Think about the virtual world that big tech creates for us. Twitter, Facebook, Tik Tok. These may all advertise themselves as creating a space for community, a place of encounter, but the motive of these worldly creators is really to take advantage of us, to invade our privacy, pry open our minds to discover our passions, fears, desires, so that they can sell to us, influence us, monitor us, and to a disturbing degree as we are lately learning, to control us by shaping our perceptions of the world, by policing our speech, by setting us against each other.
When Mary set out for the hill country of Judea, she ventured out into a world fraught with danger. She risked falling victim to bandits, or being accosted by soldiers, Herod’s or those of the Roman army who might use their authority to do a “shakedown” for money; or to do something worse just to show who was in charge.
I don’t think her bravery in setting out is the most commendable thing about what Mary does. Yes, it was dangerous to travel. However, we must be mindful of something of I’ve spoken of before: the general mood of people at that time. There was this longing for release from their circumstances, to be free of the Romans; but also, to be free of their own corrupt native leadership as exemplified by the vile Herod. And then there was the politics of the Temple, the internal religious struggle among the factions for dominance.
The dynamic among all these political actors and factions is not dissimilar to what we have today: people are reduced to being either useful to one’s ambitions, or a problem; they are not persons so much as a mob to be manipulated by fear, greed, envy, or some other vice toward realizing someone else’s political designs.
So, you’ve a people living in these conditions of great uncertainty, unable to find the comfort they thought to find in their religion, not knowing to whom they might turn as a leader who really is concerned for them and their modest lives of family and work and local community; and they are seeking some kind of sign from heaven that maybe God had not forgotten them, not forsaken them as they carried on in their daily lives as best they could.
Mary acts in defiance of this temperament of the times, she acts contrary to its spirit of cynicism and despair: she goes to see Elizabeth, not as a political manoeuvre, not as a “Karen” to tell her what she ought to be doing; she hasn’t gone to pry into just what was going on in the home of Zechariah and Elizabeth. She goes to visit, to be present to her cousin, her friend, her sister in faith, her fellow expectant mother, to make community in their shared hopes and worries, to rejoice in the knowledge that God has indeed acted, and has acted through them, has acted to make them partners in the work of salvation.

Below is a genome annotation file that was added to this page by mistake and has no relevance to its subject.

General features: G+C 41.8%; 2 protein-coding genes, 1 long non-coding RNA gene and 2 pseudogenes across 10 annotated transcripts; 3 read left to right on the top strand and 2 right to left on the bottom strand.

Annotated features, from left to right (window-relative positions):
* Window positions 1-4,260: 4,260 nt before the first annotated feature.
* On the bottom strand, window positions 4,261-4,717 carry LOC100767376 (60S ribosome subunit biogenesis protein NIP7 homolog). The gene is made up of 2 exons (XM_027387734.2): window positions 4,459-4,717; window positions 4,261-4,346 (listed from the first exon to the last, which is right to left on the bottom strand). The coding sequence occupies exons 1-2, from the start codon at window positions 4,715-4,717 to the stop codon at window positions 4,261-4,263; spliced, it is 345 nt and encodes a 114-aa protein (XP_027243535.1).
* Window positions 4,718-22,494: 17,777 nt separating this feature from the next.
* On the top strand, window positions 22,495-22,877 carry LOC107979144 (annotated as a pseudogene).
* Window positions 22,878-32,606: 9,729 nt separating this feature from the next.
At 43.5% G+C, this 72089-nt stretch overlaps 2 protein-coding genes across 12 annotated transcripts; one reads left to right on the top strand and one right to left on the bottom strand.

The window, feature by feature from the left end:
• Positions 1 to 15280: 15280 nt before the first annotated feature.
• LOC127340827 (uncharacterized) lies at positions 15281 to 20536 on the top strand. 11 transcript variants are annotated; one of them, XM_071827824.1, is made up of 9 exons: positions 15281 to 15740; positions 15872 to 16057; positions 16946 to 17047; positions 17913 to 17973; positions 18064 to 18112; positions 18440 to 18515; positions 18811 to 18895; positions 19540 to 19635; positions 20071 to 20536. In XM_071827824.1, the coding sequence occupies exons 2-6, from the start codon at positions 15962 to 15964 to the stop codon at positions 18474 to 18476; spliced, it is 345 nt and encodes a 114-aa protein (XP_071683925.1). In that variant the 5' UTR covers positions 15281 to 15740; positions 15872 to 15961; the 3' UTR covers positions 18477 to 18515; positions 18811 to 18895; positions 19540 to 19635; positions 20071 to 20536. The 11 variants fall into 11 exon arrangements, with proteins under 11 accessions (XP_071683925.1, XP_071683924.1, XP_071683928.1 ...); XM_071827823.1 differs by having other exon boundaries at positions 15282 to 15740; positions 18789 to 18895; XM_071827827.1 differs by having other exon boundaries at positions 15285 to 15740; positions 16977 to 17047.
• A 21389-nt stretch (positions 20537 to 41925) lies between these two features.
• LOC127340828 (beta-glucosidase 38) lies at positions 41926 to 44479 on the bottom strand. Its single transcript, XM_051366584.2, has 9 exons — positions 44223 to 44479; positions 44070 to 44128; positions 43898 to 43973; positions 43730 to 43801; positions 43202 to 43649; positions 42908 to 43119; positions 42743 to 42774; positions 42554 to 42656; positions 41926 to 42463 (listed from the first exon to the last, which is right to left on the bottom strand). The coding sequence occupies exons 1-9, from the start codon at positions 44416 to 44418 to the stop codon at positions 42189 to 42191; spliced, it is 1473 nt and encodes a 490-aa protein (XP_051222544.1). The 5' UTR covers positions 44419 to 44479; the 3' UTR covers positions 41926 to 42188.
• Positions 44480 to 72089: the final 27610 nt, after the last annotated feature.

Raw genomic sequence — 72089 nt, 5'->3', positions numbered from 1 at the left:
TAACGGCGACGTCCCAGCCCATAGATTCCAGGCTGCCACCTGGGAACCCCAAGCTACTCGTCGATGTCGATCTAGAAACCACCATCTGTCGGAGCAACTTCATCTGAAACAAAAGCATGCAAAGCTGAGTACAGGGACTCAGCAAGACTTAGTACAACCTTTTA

We Christians are to be a community of visitation, seeking to encounter others as persons in resistance to a world that is being led into division and suspicion. This in no way does not mean being insensible to the harsh realities and the real dangers that have been manifested of late: burning churches, widespread suppression of free speech at our universities, on the internet; the diminishing of God-given rights by those in power, and so on. Yet, we are to go rejoicing, sharing hope.
St. Maximus the Confessor, great theologian and martyr wrote that central to the Church’s identity and self-understanding is that it is the earthly image of heaven; just as we as individuals are made in the image and likeness of God, but are not God; so too the Church is to manifest its likeness to the divine realm so that the world might catch a glimpse of the ultimate reality. And if we are to be “heaven on earth” in an admittedly partial and imperfect way, we are to strive for the unity we have in God, in the common vocation of fulfilling our humanity in our imitation of Christ. To paraphrase his rather elaborate theology of the Church, to have God in our midst is to be present to Him who is our beginning and our end, a circle that he closes around us of truth and love that we must choose to stand within against the world of division and conflict outside that circuit.
In our work of visitation, of carrying Christ within us to others, of receiving others as bearers of hope, God makes that circle all the wider, bringing evermore people into his unifying love.
Blessed are those who believe, as did Elizabeth, that there will be fulfilment of what has been spoken to us. We are as the little clans of Judea, this parish and her many sisters, this family of faith, this gathered flock whose shepherd feeds in the strength of the Lord, in the majesty of the name of the Lord, living secure with He who is great to the ends of the earth, who is peace itself.